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Lee v. Jones

July 21, 2009

JESSE R. LEE, PLAINTIFF,
v.
EDDIE JONES, DEFENDANT.



The opinion of the court was delivered by: Harold A. Baker United States District Judge

ORDER

This cause is before the court for consideration of Defendant Eddie Jones' motion for summary judgment. [d/e 32]

I. BACKGROUND

The pro se plaintiff filed his complaint pursuant to 42 U.S.C. §1983 against two defendants at the Pontiac Correctional Center: Dr. Zhang and Warden Eddie Jones. On February 25, 2008, the court conducted a merit review of the complaint and found that the plaintiff had adequately alleged that the defendants violated his Eighth Amendment rights when they were deliberately indifferent to his serious medical condition. Specifically, the plaintiff alleged that he developed painful sores and scabs on his legs, but he was refused medical care.

On October 23, 2008, the court granted Defendant Dr. Zhang's motion for summary judgment based on failure to exhaust administrative remedies. See October 23, 2008 Summary Judgment Order. The court also informed the remaining defendant, Warden Eddie Jones, that if he also believed the plaintiff has failed to exhaust his administrative remedies for his surviving claim, then Defendant Jones must file his dispositive motion within thirty days.

Defendant Eddie Jones filed a motion for summary judgment and notice was sent to the plaintiff. [d/e 32, 33]. The plaintiff has failed to file a response.

II. FACTS

Since the plaintiff has not responded to the dispositive motion, the following facts are taken from the defendant's motion and exhibits.

Brian Fairchild says he is the Chairperson of the Office of Inmate Issues.(Def. Mot, Fair. Aff, p. 1) Fairchild says he has searched the records of the Administrative Review Board for any grievances appealed by the plaintiff in this case concerning his medical care at Pontiac Correctional Center. Fairchild says "[t]here are no grievances regarding this issue resolved by either hearing or otherwise recorded in the log maintained by the Office of Inmate Issues." (Def. Mot, Fair. Aff, p. 2)

III. LEGAL STANDARD

Summary judgment "should be rendered if the pleadings, the discovery and disclosure materials on file, and any affidavits show that there is no genuine issue as to any material fact and that the movant is entitled to judgment as a matter of law." Fed. R. Civ. P. 56c. Any discrepancies in the factual record should be evaluated in the non-movant's favor. Anderson v. Liberty Lobby, Inc., 477 U.S. 242, 255 (1986) (citing Adickes v. S.H. Kress & Co., 398 U.S. 144, 158-59 (1970)). The party moving for summary judgment must show the lack of a genuine issue of material fact. Celotex Corp. v. Catrett, 477 U.S. 317, 323 (1986). "Only disputes over facts that might affect the outcome of the suit under the governing law will properly preclude the entry of summary judgment." Anderson, 477 U.S. at 248.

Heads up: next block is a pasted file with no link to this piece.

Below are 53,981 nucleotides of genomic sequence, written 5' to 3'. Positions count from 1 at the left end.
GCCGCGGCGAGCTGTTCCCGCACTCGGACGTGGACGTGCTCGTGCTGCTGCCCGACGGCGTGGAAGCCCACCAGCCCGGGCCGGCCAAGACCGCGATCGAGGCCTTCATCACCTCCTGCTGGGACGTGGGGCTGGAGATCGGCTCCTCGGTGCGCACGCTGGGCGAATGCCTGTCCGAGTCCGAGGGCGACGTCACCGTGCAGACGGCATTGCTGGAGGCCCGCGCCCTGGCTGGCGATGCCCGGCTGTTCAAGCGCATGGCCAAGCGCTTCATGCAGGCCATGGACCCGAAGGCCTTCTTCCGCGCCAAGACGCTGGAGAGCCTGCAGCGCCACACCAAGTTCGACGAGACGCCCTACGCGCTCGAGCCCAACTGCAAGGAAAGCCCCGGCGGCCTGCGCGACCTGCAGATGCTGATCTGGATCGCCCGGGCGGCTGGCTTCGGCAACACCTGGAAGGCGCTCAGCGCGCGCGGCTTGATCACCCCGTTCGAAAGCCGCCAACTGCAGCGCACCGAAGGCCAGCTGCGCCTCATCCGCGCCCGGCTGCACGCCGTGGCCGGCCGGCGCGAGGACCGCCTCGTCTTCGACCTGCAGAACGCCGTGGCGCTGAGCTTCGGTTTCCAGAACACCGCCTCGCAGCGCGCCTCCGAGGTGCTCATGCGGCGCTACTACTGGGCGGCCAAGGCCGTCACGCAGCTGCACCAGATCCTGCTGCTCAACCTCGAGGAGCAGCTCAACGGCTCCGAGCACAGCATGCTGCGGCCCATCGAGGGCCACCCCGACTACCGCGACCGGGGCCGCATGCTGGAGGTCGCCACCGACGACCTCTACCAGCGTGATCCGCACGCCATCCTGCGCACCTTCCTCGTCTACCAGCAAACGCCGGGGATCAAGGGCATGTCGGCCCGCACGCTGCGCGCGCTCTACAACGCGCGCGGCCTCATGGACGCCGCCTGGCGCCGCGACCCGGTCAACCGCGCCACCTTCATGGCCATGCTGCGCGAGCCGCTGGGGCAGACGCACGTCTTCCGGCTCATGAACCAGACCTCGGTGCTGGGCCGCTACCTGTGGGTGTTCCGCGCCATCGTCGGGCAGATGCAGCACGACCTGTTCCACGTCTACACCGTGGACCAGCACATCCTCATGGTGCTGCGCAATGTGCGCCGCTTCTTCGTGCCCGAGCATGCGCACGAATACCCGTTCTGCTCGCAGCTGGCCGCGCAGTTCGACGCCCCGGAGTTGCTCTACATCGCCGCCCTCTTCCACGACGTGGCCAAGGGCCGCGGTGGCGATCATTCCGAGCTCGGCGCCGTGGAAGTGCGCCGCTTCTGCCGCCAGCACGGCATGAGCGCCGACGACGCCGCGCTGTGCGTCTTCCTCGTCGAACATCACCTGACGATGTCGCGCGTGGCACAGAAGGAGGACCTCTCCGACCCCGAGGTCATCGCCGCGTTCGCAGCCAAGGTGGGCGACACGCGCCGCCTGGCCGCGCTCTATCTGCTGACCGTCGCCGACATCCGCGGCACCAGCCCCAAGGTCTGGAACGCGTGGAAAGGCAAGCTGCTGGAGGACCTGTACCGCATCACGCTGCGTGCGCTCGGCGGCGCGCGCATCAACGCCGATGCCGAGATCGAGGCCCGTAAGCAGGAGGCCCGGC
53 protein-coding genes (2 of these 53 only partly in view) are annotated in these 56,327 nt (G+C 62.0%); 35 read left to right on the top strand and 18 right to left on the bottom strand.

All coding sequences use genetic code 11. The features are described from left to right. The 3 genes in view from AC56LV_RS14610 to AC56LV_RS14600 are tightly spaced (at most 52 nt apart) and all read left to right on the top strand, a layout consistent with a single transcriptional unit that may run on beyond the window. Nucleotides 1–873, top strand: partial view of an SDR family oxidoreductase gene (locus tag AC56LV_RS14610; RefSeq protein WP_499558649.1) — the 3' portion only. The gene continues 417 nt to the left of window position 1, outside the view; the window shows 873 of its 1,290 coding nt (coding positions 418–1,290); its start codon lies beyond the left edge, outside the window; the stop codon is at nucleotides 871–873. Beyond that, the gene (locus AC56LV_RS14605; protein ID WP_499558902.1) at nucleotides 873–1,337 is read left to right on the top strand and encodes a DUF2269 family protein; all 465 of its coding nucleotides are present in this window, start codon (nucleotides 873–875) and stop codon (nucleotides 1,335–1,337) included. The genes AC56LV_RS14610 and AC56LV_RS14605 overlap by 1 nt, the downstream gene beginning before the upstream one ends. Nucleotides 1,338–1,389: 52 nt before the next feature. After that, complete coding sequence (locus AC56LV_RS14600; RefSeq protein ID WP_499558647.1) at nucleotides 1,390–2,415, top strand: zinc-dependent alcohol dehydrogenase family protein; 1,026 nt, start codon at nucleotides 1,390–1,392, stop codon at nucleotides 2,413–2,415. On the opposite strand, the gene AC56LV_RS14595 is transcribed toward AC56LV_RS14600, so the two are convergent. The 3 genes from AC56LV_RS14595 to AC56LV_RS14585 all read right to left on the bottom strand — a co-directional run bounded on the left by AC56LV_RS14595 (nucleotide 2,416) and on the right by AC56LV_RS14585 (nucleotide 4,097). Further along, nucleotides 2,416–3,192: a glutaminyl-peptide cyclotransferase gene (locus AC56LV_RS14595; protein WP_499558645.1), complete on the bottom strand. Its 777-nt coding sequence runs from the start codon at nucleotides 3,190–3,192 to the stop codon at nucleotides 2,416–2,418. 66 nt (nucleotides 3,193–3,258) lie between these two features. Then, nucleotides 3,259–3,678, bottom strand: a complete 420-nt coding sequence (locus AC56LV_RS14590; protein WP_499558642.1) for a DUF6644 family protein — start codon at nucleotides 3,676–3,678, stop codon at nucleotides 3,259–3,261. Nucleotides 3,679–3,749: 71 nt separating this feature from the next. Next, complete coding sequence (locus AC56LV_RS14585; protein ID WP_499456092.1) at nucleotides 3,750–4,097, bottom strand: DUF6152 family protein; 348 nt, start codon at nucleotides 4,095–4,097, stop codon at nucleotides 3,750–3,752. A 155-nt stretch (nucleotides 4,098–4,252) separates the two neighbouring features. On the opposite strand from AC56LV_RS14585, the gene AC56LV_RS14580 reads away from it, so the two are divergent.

"Summary judgment is the 'put up or shut up' moment in a lawsuit, when a party must show what evidence it has that would convince a trier of fact to accept its version of events. Johnson v. Cambridge Indus., Inc., 325 F.3d 892, 901 (7th Cir. 2000). A party opposing summary judgment bears the burden to respond, not simply by resting on its own pleading but by "set[ting] out specific facts showing a genuine issue for trial." See Fed. R. Civ. P. 56(e). In order to be a "genuine" issue, there must be more than "some metaphysical doubt as to the material facts." Matsushita Elec. Ind. Co. v. Zenith Radio Corp., 475 U.S. 574, 586 (1986). "If [the non-movant] does not [meet his burden], summary judgment should, if appropriate, be entered against [the non-movant]." Fed. R. Civ. P. 56(e).

Affidavits must be based on the personal knowledge of the affiant and "set out facts that would be admissible in evidence." Fed. R. Civ. P. 56(e) (emphasis added). Personal knowledge may include inferences and opinions drawn from those facts. Visser v. Packer Eng. Assoc., Inc., 924 F.2d 655, 659 (7th Cir. 1991). "But the inferences and opinions must be grounded in observation or other first-hand personal experience. They must not be based on ...


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